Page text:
Author: Julia Ward Howe

A prominent abolitionist and social activist, Julia Ward Howe (1819–1910) is the author of the song “The Battle Hymn of the Republic.” While witnessing a review of Union troops in Washington, D.C., Howe heard the Union army marching song “John Brown’s Body” set to a tune written by William Steffe (1830–90). The stirring tune inspired her to write new lyrics, which came to her in the middle of the night. The song, with Howe’s lyrics, became popular in the Union during the rest of the Civil War and after. Howe died at her home in Rhode Island at the age of 91.

Battle Hymn of the Republic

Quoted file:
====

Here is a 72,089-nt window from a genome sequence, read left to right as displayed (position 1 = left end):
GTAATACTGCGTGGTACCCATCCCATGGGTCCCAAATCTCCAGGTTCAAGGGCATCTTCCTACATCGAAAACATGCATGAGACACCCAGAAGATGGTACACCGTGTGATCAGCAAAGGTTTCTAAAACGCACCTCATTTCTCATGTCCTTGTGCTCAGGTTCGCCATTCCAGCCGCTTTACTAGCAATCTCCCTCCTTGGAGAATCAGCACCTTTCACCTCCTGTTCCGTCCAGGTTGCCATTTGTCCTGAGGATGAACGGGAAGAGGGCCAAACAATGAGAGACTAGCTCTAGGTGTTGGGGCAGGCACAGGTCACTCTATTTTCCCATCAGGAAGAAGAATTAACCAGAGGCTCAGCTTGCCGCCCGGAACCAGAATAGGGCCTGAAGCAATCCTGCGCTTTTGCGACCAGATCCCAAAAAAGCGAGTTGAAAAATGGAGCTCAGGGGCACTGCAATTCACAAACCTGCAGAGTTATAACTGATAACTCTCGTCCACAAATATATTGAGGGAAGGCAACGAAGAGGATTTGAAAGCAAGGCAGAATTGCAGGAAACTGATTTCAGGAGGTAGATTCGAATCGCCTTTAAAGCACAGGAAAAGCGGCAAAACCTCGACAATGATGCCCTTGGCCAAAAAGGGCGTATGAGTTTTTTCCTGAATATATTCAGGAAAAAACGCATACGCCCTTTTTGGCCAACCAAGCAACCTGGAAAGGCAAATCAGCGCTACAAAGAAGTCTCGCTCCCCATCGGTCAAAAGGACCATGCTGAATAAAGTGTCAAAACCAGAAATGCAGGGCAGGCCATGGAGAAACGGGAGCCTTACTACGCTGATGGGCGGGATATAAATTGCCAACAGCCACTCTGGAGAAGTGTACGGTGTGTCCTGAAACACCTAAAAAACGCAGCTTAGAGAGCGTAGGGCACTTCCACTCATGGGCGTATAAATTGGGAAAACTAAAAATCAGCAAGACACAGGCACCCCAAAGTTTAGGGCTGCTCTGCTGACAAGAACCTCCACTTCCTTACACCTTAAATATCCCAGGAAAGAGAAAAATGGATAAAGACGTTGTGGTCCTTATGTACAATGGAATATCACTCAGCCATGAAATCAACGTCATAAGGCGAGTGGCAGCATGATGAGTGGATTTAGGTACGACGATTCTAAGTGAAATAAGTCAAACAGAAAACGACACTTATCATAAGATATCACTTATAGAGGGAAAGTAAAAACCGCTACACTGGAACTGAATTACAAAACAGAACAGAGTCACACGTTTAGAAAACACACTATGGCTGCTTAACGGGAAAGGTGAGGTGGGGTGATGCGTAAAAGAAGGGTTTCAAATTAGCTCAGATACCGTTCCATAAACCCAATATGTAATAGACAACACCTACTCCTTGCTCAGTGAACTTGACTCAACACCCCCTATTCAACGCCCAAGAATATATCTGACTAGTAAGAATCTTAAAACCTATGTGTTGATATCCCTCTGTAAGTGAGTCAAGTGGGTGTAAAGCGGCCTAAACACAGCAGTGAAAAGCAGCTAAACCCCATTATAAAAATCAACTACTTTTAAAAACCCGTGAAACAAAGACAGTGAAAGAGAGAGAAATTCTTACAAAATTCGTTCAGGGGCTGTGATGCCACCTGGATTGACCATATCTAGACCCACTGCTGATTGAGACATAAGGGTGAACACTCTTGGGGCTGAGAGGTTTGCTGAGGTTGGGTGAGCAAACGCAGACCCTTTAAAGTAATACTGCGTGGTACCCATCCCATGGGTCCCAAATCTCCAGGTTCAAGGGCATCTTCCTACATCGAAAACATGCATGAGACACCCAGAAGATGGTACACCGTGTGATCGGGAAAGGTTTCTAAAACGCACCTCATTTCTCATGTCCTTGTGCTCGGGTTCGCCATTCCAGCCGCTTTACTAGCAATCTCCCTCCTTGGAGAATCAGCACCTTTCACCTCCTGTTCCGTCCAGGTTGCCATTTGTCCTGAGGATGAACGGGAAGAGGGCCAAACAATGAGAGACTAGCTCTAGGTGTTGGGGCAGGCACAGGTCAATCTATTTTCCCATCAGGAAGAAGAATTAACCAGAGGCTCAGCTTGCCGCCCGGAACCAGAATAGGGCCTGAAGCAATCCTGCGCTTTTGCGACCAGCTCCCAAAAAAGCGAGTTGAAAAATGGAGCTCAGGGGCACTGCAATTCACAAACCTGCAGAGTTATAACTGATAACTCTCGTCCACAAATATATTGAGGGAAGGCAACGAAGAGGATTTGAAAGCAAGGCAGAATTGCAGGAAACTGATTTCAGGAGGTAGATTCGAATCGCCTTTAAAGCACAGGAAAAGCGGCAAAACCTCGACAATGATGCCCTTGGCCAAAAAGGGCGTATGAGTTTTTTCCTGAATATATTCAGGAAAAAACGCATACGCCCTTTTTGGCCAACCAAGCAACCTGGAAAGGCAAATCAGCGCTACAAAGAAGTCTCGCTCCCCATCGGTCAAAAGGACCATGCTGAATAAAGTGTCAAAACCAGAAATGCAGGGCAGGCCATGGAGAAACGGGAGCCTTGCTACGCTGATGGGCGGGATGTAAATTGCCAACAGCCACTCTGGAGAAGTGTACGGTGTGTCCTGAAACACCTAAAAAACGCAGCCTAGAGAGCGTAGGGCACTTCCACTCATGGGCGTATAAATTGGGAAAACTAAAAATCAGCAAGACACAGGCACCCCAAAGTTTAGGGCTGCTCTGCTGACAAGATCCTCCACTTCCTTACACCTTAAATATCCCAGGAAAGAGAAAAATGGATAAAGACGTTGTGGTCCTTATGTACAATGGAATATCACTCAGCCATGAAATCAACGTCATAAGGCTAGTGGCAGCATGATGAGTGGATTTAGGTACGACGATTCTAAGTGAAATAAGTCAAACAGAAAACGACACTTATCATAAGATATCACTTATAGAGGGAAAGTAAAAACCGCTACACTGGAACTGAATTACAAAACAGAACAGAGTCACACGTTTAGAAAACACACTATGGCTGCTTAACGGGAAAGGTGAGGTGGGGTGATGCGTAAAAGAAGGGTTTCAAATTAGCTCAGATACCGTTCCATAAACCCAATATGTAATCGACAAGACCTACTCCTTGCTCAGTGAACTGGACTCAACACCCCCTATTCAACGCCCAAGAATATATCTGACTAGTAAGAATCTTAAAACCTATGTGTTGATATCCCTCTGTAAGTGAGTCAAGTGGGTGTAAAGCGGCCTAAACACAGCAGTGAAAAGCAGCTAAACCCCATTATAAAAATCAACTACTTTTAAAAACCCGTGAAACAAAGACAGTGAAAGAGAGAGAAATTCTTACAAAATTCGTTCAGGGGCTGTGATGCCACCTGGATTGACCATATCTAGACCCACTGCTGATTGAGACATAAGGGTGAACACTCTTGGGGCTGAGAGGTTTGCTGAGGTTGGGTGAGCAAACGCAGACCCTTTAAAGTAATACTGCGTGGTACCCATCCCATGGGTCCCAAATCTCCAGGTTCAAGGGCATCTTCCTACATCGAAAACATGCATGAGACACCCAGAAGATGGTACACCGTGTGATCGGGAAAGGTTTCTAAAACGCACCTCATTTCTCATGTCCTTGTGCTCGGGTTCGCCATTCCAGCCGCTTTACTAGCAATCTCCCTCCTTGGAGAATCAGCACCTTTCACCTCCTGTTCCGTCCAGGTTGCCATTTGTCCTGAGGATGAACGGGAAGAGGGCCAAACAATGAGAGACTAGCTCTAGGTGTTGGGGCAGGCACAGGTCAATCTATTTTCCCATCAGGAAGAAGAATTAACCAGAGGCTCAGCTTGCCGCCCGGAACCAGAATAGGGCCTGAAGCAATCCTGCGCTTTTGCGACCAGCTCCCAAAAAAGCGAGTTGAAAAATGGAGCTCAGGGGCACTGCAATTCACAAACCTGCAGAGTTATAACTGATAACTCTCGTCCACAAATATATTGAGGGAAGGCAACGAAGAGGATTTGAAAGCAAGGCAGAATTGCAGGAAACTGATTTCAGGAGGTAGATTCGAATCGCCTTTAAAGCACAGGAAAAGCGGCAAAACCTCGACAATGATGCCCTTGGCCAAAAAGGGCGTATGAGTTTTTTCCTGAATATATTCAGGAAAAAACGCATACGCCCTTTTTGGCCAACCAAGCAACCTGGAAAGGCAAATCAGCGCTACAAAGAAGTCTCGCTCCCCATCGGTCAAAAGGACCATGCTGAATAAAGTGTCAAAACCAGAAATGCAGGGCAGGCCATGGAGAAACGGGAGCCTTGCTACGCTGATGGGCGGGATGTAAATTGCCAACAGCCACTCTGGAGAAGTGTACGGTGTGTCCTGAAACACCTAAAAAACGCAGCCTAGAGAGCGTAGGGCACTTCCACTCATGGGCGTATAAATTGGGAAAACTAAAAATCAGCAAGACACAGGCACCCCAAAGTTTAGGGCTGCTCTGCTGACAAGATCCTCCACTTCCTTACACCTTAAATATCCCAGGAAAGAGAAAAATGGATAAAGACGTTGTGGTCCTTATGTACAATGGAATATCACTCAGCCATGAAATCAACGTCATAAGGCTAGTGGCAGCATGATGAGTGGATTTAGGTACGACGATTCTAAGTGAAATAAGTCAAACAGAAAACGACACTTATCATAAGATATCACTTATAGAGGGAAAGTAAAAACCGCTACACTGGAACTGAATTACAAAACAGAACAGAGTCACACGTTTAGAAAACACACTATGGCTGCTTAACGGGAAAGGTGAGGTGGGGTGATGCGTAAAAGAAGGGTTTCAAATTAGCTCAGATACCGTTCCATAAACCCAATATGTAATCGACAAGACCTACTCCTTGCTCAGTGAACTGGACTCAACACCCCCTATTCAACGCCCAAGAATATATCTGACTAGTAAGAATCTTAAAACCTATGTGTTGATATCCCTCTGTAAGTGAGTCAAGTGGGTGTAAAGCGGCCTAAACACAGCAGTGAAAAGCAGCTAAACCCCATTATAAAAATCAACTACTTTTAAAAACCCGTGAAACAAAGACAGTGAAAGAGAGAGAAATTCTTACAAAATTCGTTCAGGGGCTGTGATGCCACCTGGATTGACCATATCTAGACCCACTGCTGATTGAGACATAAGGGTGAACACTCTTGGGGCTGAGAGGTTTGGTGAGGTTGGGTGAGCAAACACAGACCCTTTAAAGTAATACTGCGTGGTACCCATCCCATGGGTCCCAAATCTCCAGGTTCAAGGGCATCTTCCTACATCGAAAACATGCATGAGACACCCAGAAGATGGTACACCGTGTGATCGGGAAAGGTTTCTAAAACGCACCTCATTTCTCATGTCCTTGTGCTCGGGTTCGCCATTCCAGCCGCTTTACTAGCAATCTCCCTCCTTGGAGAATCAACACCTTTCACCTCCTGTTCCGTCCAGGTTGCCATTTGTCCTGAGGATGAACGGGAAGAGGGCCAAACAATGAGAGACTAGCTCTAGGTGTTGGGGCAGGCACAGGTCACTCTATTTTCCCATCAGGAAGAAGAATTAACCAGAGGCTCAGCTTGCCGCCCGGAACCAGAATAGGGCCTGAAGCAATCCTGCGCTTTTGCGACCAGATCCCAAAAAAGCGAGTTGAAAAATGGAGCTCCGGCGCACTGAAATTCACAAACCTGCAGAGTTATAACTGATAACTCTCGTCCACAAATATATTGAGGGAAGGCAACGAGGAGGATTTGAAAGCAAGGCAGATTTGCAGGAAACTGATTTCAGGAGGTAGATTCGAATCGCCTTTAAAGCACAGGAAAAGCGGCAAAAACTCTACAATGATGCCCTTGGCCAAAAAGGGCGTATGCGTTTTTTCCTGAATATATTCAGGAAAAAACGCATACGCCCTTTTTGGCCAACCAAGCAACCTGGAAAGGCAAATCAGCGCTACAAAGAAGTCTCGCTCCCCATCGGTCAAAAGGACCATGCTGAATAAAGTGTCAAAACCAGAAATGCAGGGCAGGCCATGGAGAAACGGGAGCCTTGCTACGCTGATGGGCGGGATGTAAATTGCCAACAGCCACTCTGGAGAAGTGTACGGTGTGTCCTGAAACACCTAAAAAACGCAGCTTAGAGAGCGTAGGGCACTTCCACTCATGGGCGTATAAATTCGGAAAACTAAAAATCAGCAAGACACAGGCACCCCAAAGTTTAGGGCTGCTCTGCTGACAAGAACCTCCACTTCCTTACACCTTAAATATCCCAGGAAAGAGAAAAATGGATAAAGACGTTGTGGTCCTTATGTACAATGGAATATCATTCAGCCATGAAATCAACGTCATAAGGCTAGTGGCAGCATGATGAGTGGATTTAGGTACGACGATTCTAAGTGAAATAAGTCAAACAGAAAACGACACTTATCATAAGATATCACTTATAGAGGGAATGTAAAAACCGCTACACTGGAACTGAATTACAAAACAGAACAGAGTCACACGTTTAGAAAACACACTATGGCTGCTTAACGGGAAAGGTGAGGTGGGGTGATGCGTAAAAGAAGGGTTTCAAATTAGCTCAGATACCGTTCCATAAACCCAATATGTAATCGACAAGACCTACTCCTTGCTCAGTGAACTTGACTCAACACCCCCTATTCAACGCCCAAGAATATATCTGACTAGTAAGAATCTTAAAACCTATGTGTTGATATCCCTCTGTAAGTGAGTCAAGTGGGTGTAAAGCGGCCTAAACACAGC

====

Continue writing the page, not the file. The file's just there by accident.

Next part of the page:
Julia Ward Howe

Why does this partisan battle hymn of the Civil War become a unifying national favorite? Read abolitionist Julia Ward Howe’s poem and assess its interpretation of the Civil War.

Crown His Blood-Stained Pillow

Julia Ward Howe
Noted abolitionist and social activist Julia Ward Howe (1819–1910) met Abraham Lincoln in Washington, DC in November 1861. The meeting inspired her to write one of the most popular Union songs of the Civil War, “The Battle Hymn of the Republic.” After Lincoln’s assassination, Howe turned to the sorrowful task of mourning the dead president with this somber poem, first published in 1865.